A. Citizens wrote on them the name of anyone they wanted to be exiled. Hence the word “ostracism”.

98. Every Christmas The Guardian newspaper publishes the pretentiously obscure quiz set for the pupils of which Isle of Man school?

A. King William’ School.

99. What is the name of the political party founded in Israel in 1973 by Menachem Begin, and currently led by Binyamin Netenyahu?

A. Likud.

100. Which US city is served by Louis Armstrong Airport?

A. New Orleans.

101. Someone who puts in the maximum effort to achieve something may be said to be “pulling out all the stops”. To what activity does this metaphor refer?

A. Organ playing.

102. After spending only a few weeks at Saracens, which French Rugby club has Gavin Henson recently joined?

A. Toulon.

103. What name is given to the tube connection the pharynx to the middle ear?

A. The Eustachian Tube. (Also accept Pharyngotympanic Tube).

104. The King Cobra has an alternative name, which it shares with the tree Nymphs of Greek mythology. What is it?

A. Hamadryad.

105. The father of which TV comedienne commanded the ill-fated HMS Coventry during the Falklands War, being last to leave when it sank?

A. Miranda Hart.

106. In which of G. B. Shaw’s plays is a Salvation Army officer the central character?

A. Major Barbara.

107. The prize for winning the American Football Super Bowl is named after the coach of the Green Bay Packers, who won the first two. Who was he?

A. Vince Lombardi.

108. In which town do Wallace and Gromit reside?

A. Wigan.

109. Who, in 1935, received the Nobel Prize for Physics for discovering the Neutron?

A. Sir James Chadwick.

110. Which popular garden shrub has a name derived from the Greek for water vessel?

A. Hydrangea.

111. What distinctive method of painting is particularly associated with the French artist Georges Seurat?

A. Pointillism. (Applying colours in lots of tiny dots on the canvas, rather than mixing them beforehand).

112. American actress Linda Gray made her name in the role of Sue Ellen Ewing in Dallas. But what contribution did she make to the 1967 film The Graduate?

A. It was her seductively stocking-clad legs which appeared on the film posters. (Not those of female lead, Anne Bancroft).

113. In the wartime acronym ATS, what did the T stand for?

A. Territorial. (Auxiliary Territorial Service).

114. Which European capital city stands on the River Vltava?

A. Prague.

115. Who is the fictional proprietor of the satirical magazine Private Eye?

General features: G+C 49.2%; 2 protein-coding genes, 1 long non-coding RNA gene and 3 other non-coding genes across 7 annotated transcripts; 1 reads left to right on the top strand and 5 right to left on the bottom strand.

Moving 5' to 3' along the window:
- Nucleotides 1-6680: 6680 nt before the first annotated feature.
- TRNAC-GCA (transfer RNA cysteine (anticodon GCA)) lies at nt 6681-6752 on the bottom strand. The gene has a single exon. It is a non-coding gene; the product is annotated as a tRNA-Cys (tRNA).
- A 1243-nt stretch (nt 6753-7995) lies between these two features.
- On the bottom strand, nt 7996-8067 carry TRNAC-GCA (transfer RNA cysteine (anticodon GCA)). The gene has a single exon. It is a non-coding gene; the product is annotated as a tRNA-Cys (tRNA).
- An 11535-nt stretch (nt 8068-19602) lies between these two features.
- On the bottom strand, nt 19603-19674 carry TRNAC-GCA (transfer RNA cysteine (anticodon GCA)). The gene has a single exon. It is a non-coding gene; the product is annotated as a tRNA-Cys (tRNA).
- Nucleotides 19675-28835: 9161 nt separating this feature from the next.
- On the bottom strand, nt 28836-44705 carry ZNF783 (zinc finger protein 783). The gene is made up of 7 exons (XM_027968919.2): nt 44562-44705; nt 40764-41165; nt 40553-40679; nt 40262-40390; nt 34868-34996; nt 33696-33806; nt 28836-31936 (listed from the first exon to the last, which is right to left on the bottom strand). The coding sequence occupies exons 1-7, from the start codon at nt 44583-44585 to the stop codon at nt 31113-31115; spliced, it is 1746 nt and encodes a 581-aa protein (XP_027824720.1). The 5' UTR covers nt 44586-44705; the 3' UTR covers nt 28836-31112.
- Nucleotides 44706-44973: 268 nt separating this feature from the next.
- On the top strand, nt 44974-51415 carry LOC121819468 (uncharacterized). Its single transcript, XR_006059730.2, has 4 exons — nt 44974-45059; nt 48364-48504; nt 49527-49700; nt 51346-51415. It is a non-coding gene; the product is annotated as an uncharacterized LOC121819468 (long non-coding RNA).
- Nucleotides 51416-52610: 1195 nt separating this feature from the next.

A. Lord Gnome.

116. The American writers and cousins Frederick Dannay and Manfred Bennington Lee wrote crime novels under which pseudonym, which was also the name of their fictional detective?

A. Ellery Queen.

117. Where did James IV of Scotland die in 1513?

A. The battle of Flodden.

118. Who was the UK’s first female Foreign Secretary?

A. Margaret Beckett. (2006).

119. In which Dickens novel would you hear the message “Barkis is willing”?

A. David Copperfield.

120. Which former Thin Lizzie guitarist died earlier this month aged 58?

A. Gary Moore.

Supplementary Questions:

1. Who directed the film Black Swan released in late 2010?
A. Darren Aronofsky.

2. Who directed the film The King’s Speech?

A. Tom Hooper.

3. In the Booker Prize winner Wolf Hall, what is Wolf Hall?

A. The family home or seat of the Seymour family. (Accept the home of Jane Seymour).

4. Name one of the two authors who has won the Booker Prize twice. (Note to QMs: this is the straight Booker Prize, not the special awards like “Booker of Bookers” or “Best of Booker”).

A. J. M. Coetzee or Peter Carey.

5. What was the name of the US sitcom based on Steptoe and Son?

A. Sanford and Son.

6. What was the name of the UK sitcom based on the US sitcom Who’s the Boss??

A. The Upper Hand.

7. Who is the President of South Africa (as of 20th Feb.)?

A. Jacob Zuma.

8. Bertha Mason was the mad wife of which of Charlotte Bronte’s characters?

A. Mr. Rochester (in Jane Eyre).

9. Sagamore Hill in New York state was the home of which US President, who lived there from 1885 until his death in 1919?

A. Theodore Roosevelt.

10. Which was England’s first Garden City?

A. Letchworth.

Tie Breaker Question:

In view of the recent thread about ‘ageism at the BBC’, carry out the following calculation:

Multiply the age (as at February 7th 2011) of Miriam O’Reilly by age of Joan Bakewell by age of Arlene Phillips

and then divide the result by the age of Jennie Bond multiplied by the age of Gloria Hunniford .

Suggestion for question masters: Allow 2 minutes for responses and allow calculators to be used if both sides have them available.

Answer: (53 x 77 x 67) ÷ (60 X 70) = 273,427 ÷ 4,200

= 65.10

The team with the closest answer to this is the winner.

All ages used for this question are from the Guardian article on this topic on February 5th 2011 titled ‘Who are you calling Past it? Female Presenters fight back’.